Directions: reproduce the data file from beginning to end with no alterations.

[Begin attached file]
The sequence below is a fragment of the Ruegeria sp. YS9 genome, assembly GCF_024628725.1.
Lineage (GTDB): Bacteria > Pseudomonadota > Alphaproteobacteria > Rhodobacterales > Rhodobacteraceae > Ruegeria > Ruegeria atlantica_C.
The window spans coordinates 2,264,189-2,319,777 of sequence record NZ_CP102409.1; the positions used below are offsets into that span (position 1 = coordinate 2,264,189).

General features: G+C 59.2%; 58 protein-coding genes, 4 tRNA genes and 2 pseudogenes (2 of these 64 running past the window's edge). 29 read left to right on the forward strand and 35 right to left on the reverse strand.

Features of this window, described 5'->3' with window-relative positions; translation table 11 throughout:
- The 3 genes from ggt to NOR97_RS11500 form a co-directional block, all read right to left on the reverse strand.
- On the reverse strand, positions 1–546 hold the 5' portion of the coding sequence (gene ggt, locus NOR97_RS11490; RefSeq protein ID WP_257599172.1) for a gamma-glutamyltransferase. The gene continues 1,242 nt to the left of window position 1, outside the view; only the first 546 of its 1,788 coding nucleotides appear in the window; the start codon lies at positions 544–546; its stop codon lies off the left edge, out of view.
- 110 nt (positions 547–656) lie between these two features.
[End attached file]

The sequence below is a fragment of the Ruegeria sp. YS9 genome, assembly GCF_024628725.1.
Lineage (GTDB): Bacteria > Pseudomonadota > Alphaproteobacteria > Rhodobacterales > Rhodobacteraceae > Ruegeria > Ruegeria atlantica_C.
The window spans coordinates 2,264,189-2,319,777 of sequence record NZ_CP102409.1; the positions used below are offsets into that span (position 1 = coordinate 2,264,189).

General features: G+C 59.2%; 58 protein-coding genes, 4 tRNA genes and 2 pseudogenes (2 of these 64 running past the window's edge). 29 read left to right on the forward strand and 35 right to left on the reverse strand.

Features of this window, described 5'->3' with window-relative positions; translation table 11 throughout:
- The 3 genes from ggt to NOR97_RS11500 form a co-directional block, all read right to left on the reverse strand.
- On the reverse strand, positions 1–546 hold the 5' portion of the coding sequence (gene ggt, locus NOR97_RS11490; RefSeq protein ID WP_257599172.1) for a gamma-glutamyltransferase. The gene continues 1,242 nt to the left of window position 1, outside the view; only the first 546 of its 1,788 coding nucleotides appear in the window; the start codon lies at positions 544–546; its stop codon lies off the left edge, out of view.
- 110 nt (positions 547–656) lie between these two features.